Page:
and cheerful. They generally start at the beginning, go on to the end and look like a typical story on the page. But I've written and sold stories which don't. I've used second person, unusual layouts and non linear timelines. I don't do that for effect, but because it feels the right way to tell that particular story.

My published works include topics such as racism and homophobia. I've created transgender characters, and gay ones and those with mental or physical disabilities and
. I don't do this to shock or get a reaction. It's simply that I think of my characters as real people, and we're all different.

How about you? Do you take risks in your writing?

Womag news

If you've submitted work to The People's Friend and not yet had a reply, you can find out why here. And here's detailed info on their requirements for the annual.

I have a story in the current issue of Swedish magazine Allas – and it's nicely purple!

Other news

In May I'm presenting a workshop titled Creating and Developing Fiction Writing Ideas. It will be on Zoom, so you can take part from anywhere.

If you'd like to keep up to date with my latest book releases and news, get a free short story and be in with the chance of getting review copies of my audio books, you might like to sign up to my newsletter. I also have a website.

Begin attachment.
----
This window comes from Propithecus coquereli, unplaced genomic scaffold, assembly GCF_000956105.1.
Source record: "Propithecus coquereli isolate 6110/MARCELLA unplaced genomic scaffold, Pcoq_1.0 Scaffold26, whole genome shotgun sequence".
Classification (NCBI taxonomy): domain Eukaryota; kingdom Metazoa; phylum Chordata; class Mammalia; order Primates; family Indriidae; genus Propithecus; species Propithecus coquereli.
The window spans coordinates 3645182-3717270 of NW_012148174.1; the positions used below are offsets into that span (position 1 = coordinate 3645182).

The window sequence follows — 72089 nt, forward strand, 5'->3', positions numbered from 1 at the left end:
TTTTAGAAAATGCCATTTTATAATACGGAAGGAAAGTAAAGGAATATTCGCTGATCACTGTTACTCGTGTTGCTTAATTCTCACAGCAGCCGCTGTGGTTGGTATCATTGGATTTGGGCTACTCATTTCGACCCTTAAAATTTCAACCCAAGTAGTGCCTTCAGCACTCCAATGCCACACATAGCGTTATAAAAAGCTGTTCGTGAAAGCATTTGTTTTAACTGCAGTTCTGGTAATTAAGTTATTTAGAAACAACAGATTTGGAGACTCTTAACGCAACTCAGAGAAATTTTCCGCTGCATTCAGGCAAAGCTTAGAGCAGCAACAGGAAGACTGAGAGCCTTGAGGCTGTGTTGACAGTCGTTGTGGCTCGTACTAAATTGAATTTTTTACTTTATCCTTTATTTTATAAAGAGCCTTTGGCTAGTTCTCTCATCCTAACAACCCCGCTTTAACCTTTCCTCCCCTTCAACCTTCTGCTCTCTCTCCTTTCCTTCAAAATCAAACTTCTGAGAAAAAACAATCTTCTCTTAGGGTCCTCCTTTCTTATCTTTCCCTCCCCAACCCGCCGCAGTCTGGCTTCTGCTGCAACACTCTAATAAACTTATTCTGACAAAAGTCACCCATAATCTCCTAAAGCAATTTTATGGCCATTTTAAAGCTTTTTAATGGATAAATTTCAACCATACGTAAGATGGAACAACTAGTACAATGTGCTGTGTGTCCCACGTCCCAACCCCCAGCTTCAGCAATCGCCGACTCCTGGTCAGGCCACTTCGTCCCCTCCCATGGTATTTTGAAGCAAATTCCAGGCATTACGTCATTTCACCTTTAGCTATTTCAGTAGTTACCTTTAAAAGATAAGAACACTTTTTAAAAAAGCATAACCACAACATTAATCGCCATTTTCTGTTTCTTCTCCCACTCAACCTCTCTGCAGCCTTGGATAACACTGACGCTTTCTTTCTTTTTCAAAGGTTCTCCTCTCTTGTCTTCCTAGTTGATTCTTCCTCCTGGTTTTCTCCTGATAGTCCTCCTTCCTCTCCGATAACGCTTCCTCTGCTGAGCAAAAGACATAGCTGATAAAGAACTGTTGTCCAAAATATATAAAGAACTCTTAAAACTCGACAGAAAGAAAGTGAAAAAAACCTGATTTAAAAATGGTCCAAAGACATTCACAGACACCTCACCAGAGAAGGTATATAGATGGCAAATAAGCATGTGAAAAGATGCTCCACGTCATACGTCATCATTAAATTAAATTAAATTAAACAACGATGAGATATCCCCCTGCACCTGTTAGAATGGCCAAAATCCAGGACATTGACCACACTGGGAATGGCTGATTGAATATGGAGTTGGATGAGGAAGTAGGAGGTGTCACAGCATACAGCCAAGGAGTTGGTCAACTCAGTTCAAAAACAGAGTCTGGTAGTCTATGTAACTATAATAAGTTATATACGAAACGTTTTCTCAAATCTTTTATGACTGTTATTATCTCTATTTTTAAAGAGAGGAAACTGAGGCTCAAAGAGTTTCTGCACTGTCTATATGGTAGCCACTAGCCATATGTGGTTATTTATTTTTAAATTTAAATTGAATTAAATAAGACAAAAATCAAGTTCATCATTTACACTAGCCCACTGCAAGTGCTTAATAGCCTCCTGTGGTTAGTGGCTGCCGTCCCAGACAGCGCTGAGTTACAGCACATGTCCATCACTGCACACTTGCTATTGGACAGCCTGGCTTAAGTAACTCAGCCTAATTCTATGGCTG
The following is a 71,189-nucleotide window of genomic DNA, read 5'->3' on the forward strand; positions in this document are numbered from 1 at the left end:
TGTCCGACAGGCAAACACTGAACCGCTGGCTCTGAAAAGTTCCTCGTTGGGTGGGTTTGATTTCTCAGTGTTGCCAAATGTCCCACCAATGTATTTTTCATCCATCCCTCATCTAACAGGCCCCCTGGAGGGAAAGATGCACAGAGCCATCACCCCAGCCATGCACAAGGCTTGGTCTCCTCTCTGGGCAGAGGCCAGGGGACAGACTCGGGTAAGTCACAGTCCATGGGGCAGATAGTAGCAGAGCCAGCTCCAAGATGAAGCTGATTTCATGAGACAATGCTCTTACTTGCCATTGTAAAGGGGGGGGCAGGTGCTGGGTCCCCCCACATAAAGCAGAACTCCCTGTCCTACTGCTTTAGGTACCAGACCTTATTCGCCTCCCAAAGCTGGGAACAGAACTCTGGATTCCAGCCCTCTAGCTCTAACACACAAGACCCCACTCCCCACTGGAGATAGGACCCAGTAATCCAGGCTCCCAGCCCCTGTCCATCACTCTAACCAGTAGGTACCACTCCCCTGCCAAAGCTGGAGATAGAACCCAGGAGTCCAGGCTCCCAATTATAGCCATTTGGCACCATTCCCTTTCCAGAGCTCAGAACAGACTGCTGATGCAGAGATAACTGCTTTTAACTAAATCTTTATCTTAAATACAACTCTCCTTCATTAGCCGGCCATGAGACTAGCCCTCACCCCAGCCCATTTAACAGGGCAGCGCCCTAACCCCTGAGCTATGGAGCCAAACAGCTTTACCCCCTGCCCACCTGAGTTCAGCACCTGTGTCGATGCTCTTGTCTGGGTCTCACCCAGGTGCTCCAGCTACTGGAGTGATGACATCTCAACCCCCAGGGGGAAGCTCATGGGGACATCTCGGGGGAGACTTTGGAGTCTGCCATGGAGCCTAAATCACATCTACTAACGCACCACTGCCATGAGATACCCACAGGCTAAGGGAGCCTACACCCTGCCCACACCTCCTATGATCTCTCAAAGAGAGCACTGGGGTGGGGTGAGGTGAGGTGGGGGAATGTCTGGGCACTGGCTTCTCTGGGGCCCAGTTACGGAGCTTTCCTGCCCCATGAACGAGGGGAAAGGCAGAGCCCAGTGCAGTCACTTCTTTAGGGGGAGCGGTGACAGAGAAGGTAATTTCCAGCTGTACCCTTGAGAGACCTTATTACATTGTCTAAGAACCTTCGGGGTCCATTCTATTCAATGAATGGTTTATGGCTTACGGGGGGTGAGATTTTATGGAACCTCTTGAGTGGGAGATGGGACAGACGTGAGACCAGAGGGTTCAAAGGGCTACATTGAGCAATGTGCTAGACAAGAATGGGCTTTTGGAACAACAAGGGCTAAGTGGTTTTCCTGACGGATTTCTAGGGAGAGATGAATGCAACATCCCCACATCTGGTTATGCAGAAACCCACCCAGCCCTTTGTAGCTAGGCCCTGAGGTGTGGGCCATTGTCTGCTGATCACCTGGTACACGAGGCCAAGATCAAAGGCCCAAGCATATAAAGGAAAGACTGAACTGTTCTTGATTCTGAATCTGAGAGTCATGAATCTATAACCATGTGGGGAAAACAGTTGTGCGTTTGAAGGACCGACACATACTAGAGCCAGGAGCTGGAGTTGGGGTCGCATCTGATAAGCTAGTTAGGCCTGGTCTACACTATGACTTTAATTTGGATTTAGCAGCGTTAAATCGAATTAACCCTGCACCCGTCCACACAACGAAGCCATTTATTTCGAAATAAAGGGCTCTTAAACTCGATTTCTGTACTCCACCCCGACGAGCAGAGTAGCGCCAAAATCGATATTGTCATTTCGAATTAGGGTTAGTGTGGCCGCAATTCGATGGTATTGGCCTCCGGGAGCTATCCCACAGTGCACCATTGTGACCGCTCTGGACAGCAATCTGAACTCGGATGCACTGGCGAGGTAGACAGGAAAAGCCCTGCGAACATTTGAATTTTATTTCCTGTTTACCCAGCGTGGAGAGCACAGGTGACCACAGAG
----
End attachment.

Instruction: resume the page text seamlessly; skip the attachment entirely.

Sunday, 4 April 2021

Publishing with Amazon

There are pros and cons to publishing with Amazon, but if you've definitely decided you want to self publish your book and have it publicly on sale, I think it's the easiest and most effective place to start.

Some of the advantages are –

You don't need to qualify or be accepted, and there's very little waiting time. It's entirely possible for you to start the process now and have a complete stranger reading your book the following week.

There are no up front publishing costs. Amazon take their cut of each sale before passing the remainder on to you.

You are entirely in control of all decisions such as book content, editing, cover design, title, pricing etc etc. 

The process isn't particularly difficult – and there are lots of online resources showing you exactly what to do.

The author is free to choose their own editor, proofreader, formatter, cover designer etc etc, or opt to do some or all of these things themselves.

Any royalties due are paid monthly (a couple of months in arrears) and you can check frequently to see

what you've earned.

You can see your sales figures promptly and as frequently as you wish.

You may publish an ebook (kindle) version, a paperback, or both.